How to Best Store and Freeze Meatloaf for Optimal Flavor

Turkey meatloaf with cranberry ad chili sauce recipe

​The Spruce Eats / Julia Hartbeck

Meatloaf is a time-honored favorite for family dinners and you can freeze meatloaf so it's ready to go on a busy weeknight. It's the perfect make-ahead dish or you can double the recipe the next time you make meatloaf and save the extra loaf to eat later. The ground beef mixture can be combined, formed into a loaf, and frozen either before or after cooking.

Refrigerating Meatloaf

Although a somewhat humble dish, meatloaf can take some time to prepare. If you have time today to prepare it but don't plan on eating the meatloaf until tomorrow, you can place the uncooked meatloaf in the refrigerator overnight. In fact, some cooks believe this improves the flavor of the finished dish. Just be sure to wrap or cover the loaf tightly before refrigerating.

If you'd rather bake the meatloaf ahead of time, make sure to cool it completely before wrapping and placing it in the fridge. The meatloaf should be baked and eaten within a day or two.

Freezing Meatloaf

For anything longer than two days, you will want to place the meatloaf in the freezer until ready to use. Mix the ingredients and form the loaf, then wrap it very well with plastic wrap and place it in an airtight freezer bag. Raw meatloaf should last up to six months in the freezer.

You do need to consider if the meat was frozen before you made it into the meatloaf. Depending on how it was defrosted, it may not be safe to refreeze. Frozen meat that was thawed in the refrigerator is ok to refreeze, according to the USDA. If the meat was previously frozen and you are not sure of how the meat was handled, you may want to play it safe and bake the meatloaf before freezing it. Just let it cool to room temperature before wrapping in foil, then place in a sealed plastic bag and store in the freezer up to six months.

Baking Frozen Meatloaf

When planning to cook the frozen raw meatloaf, it's best to take it out of the freezer and place it in the fridge the night before to thaw. Then bake as directed by the recipe. If you didn't have the forethought to thaw it, simply use the temperature called for in the recipe but bake the meatloaf 1 1/2 to 2 times longer than directed. Always check for doneness with a meat thermometer—it should read 160 F for beef meatloaf and 165 F for poultry meatloaf.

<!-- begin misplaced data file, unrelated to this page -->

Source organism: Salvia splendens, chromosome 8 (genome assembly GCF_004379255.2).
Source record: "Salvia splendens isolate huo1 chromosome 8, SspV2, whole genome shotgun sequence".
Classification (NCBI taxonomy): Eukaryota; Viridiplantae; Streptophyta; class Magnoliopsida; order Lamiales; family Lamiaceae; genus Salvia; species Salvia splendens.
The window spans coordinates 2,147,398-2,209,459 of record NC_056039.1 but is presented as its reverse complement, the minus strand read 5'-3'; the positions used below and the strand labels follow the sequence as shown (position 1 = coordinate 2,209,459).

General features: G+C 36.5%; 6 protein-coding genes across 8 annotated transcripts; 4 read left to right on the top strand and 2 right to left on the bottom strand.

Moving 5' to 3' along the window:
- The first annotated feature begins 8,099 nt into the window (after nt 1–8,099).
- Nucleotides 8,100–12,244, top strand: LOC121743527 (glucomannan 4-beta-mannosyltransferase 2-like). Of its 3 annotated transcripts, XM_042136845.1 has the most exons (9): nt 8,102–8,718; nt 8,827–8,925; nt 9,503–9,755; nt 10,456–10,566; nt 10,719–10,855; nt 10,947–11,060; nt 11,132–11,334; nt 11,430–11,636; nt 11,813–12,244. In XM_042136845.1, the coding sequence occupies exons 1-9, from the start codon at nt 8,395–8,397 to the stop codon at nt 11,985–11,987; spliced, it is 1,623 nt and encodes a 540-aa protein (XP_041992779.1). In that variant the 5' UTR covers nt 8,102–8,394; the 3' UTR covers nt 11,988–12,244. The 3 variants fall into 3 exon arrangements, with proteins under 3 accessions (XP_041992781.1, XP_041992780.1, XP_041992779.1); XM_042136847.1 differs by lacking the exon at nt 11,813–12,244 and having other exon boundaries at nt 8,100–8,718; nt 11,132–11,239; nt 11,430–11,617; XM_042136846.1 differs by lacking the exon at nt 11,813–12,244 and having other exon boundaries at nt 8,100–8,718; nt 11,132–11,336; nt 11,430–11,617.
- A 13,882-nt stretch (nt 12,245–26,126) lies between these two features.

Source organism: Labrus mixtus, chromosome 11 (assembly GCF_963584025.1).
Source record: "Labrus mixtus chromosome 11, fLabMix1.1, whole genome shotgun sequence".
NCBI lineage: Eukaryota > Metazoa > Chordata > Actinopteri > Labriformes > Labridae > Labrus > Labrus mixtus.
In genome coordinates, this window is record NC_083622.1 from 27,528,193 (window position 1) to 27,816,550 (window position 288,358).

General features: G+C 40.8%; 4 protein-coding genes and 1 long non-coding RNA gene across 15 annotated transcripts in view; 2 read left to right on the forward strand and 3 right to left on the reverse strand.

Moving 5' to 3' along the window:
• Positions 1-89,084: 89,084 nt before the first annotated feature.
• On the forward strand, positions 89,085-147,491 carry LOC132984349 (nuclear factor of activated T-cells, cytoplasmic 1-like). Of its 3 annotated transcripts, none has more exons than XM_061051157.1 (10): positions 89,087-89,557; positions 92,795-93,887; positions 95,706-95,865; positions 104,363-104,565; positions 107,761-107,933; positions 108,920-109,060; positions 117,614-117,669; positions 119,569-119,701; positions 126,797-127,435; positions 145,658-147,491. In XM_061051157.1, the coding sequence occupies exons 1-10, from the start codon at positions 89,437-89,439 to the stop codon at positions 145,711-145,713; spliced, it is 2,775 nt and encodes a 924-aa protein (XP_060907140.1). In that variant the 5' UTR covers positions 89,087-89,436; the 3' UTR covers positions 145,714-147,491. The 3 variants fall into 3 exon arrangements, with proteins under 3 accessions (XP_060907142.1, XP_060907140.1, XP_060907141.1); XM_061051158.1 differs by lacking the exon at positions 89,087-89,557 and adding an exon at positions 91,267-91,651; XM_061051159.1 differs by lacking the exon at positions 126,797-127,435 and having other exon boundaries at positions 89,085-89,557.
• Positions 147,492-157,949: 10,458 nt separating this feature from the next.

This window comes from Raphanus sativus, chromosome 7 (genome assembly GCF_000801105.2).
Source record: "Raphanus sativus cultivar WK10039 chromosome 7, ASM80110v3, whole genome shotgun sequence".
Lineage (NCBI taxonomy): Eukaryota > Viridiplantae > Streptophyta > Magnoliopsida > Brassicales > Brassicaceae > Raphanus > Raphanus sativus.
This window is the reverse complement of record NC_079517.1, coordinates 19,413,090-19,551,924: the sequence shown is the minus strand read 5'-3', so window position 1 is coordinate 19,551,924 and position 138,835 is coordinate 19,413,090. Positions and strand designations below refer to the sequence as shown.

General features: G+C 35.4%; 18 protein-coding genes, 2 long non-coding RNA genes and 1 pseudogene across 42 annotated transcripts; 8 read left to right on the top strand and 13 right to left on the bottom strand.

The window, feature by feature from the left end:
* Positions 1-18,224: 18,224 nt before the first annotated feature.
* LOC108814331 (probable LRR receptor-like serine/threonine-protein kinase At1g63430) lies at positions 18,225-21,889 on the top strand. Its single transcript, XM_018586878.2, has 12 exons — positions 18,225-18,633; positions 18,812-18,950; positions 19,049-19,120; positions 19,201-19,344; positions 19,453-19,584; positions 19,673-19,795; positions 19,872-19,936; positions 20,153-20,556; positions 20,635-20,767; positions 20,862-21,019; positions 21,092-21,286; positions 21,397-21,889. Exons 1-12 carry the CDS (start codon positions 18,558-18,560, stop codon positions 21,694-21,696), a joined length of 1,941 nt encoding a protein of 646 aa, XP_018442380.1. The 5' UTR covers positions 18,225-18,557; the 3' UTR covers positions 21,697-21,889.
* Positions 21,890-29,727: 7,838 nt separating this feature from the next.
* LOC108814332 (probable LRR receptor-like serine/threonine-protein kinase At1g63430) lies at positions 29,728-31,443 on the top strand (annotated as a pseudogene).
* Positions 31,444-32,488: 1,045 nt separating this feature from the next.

If the frozen meatloaf was previously cooked, it can be reheated in the oven or microwave. Remove the wrapping and place it in the oven at 350F for about 1 1/2 hours, or until it reaches the appropriate internal temperature. It should take just a few minutes in the microwave; heat it on the low settings in 2-minute increments until warm. Covering it with a damp paper towel will prevent it from drying out.

Using Leftover Meatloaf

There's no need to worry if you find yourself with too much leftover meatloaf because you'll find plenty of interesting ways to serve this dish. Sandwiches are a perfect use for leftover meatloaf. Sliced meatloaf can be warmed in a skillet or the microwave then used as sandwich meat; it's fantastic when made into a patty melt.

Another option is to crumble pieces of cooked meatloaf for use in ground beef dishes. Add it to chili or a casserole or mix it into a sauce served over pasta or rice.

Small squares of meatloaf make a great cold appetizer—place on mustard-topped cocktail bread and garnish with sliced olives or your choice of condiments. For a warm appetizer, toast cocktail bread and top with horseradish sauce, meatloaf, and grated cheese. Then heat quickly in a hot oven.